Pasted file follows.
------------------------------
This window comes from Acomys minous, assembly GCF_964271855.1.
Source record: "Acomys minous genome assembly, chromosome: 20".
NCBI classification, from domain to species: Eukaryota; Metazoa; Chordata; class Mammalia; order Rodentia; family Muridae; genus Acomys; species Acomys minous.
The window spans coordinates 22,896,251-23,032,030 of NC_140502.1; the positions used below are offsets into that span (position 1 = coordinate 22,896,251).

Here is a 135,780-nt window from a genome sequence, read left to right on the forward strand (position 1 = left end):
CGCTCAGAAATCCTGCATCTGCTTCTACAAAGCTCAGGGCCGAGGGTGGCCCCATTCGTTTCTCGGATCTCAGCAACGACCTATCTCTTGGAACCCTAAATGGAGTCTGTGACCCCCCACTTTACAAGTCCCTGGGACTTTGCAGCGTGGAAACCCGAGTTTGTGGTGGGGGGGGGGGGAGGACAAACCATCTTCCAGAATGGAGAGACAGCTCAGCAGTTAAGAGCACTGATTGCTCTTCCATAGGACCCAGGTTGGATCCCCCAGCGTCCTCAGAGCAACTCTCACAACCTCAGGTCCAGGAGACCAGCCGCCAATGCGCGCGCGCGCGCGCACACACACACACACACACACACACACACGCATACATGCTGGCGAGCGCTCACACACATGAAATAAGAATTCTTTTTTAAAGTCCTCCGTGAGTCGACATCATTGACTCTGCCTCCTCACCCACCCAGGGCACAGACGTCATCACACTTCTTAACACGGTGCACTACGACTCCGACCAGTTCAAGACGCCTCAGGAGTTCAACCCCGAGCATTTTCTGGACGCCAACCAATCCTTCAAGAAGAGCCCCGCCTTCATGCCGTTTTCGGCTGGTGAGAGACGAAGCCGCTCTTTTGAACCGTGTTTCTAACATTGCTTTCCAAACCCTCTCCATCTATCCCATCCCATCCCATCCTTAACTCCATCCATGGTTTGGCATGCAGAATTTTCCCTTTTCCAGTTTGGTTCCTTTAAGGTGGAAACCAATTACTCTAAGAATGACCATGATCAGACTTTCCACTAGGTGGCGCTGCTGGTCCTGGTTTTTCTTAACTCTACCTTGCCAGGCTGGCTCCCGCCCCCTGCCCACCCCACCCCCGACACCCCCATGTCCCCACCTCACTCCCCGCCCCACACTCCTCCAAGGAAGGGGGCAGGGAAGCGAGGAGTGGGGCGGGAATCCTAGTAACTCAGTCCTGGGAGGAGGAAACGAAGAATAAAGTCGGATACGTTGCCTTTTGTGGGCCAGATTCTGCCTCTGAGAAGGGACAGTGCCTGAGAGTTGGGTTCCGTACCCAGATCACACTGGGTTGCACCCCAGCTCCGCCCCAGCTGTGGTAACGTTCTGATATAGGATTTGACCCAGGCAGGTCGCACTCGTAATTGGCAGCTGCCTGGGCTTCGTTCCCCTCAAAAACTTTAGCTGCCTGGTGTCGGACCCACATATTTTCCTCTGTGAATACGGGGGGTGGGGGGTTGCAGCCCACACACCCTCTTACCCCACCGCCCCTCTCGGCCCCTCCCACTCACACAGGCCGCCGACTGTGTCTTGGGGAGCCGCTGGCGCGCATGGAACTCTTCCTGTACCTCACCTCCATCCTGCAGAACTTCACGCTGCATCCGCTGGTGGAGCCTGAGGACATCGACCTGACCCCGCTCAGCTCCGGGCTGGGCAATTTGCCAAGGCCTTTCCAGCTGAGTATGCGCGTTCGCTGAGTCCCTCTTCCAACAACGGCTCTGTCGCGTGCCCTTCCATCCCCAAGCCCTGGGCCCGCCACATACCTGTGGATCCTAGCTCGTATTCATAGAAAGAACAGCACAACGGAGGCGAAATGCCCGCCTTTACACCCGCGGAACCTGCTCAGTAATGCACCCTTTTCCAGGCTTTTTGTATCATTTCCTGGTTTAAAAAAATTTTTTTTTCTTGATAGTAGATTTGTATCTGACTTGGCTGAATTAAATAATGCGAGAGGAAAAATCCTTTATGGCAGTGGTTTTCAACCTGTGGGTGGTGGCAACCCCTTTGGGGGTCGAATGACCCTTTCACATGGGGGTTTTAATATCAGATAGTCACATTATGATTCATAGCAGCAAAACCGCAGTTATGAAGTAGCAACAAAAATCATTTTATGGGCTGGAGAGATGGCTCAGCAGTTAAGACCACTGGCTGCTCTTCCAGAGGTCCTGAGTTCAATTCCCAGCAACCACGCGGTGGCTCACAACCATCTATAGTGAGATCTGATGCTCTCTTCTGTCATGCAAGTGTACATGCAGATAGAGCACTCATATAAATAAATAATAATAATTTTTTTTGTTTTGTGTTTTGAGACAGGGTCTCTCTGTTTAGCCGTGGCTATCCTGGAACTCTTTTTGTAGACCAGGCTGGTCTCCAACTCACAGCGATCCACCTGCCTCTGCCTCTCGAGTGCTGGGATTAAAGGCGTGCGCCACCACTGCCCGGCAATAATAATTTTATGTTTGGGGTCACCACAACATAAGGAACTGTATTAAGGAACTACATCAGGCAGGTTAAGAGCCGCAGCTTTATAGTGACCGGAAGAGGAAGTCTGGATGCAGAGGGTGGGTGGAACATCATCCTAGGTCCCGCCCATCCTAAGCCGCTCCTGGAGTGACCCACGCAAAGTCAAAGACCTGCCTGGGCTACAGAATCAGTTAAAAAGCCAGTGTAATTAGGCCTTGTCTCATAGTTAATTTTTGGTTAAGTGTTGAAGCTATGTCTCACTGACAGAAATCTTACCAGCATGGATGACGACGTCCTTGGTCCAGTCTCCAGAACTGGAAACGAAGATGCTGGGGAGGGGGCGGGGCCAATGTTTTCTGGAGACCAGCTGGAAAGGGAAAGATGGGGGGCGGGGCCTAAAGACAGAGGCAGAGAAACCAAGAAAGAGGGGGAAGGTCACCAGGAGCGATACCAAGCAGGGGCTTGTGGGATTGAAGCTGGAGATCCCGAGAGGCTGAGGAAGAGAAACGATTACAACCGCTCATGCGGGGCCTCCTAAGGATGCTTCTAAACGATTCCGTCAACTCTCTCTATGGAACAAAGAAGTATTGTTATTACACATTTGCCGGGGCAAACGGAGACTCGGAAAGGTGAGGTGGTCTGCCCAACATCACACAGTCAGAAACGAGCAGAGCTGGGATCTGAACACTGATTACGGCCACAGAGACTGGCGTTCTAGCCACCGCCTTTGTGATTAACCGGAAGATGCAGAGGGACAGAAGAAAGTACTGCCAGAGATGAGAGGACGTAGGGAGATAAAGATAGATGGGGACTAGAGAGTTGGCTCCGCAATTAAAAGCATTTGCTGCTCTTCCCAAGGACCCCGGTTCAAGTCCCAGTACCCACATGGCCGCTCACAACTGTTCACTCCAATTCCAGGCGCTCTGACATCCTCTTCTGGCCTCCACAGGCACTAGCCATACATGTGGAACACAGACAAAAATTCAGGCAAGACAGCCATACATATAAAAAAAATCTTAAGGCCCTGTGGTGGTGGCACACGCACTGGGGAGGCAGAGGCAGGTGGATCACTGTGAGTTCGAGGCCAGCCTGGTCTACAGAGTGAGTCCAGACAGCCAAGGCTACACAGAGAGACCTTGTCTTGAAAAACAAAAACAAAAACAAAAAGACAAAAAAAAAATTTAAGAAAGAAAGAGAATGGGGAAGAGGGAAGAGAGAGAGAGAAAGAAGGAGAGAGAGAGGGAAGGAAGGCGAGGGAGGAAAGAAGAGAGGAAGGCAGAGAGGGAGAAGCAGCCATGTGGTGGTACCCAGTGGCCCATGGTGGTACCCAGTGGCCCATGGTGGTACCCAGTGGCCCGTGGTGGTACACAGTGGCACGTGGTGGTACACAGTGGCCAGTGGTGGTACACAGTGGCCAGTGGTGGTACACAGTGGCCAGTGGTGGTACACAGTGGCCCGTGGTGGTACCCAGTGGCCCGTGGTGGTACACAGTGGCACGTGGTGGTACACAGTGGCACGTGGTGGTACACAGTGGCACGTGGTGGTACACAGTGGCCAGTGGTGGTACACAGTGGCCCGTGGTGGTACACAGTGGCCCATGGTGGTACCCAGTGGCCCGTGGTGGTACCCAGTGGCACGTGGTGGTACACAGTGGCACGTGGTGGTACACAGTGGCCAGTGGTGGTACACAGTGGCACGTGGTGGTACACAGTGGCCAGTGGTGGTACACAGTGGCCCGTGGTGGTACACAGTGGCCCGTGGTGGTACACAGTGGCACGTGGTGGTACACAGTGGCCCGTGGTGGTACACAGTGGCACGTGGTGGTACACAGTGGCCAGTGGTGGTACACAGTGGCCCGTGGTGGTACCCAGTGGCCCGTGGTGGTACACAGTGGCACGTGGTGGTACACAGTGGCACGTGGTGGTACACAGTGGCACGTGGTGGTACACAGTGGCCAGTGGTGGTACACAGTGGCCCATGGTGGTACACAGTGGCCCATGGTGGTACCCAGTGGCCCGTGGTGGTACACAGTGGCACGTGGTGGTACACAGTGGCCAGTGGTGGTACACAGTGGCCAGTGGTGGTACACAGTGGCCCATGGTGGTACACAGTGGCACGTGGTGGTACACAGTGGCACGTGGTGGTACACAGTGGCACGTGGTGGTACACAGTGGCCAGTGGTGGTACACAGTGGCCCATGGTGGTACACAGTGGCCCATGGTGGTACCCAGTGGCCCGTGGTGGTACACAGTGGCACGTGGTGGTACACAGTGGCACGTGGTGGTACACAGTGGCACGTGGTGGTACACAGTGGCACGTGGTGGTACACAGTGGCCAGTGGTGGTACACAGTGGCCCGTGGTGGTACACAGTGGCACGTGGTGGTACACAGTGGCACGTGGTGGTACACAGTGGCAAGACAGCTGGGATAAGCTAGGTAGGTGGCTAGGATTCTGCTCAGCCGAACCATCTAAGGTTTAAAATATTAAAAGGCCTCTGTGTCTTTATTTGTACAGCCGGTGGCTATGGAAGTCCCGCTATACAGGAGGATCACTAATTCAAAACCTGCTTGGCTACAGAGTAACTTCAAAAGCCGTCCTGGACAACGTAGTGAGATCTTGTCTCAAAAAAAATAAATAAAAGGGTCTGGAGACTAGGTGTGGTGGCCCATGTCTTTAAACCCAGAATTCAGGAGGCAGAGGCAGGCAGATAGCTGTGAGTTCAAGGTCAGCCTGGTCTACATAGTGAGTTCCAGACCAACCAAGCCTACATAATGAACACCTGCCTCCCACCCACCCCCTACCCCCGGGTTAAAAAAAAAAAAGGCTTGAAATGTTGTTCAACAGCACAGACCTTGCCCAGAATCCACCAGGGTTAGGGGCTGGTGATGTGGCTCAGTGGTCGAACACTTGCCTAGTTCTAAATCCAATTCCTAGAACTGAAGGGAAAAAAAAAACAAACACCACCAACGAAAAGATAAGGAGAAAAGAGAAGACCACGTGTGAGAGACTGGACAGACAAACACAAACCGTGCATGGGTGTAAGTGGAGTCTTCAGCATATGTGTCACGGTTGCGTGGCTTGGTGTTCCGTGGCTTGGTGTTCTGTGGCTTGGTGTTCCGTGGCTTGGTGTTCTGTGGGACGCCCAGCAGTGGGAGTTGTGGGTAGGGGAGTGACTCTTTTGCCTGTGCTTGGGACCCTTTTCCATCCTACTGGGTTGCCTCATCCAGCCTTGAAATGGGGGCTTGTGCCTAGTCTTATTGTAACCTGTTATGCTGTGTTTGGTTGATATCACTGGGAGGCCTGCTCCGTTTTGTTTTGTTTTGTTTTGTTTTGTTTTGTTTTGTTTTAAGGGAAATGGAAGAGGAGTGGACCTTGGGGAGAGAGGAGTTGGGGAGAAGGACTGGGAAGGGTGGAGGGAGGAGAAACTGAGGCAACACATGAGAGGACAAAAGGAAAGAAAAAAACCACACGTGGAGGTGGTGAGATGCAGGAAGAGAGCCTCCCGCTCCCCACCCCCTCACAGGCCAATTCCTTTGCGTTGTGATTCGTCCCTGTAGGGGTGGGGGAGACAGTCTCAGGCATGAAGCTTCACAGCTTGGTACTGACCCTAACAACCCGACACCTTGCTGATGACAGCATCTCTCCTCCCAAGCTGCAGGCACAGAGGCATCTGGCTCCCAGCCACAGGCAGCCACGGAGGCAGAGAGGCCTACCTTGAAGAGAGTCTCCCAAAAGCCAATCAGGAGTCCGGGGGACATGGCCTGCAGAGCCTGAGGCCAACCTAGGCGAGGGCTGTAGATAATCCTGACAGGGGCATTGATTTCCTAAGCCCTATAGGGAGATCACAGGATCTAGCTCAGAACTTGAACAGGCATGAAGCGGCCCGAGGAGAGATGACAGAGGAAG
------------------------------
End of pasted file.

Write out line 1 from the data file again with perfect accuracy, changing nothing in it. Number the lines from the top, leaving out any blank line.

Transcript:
This window comes from Acomys minous, assembly GCF_964271855.1.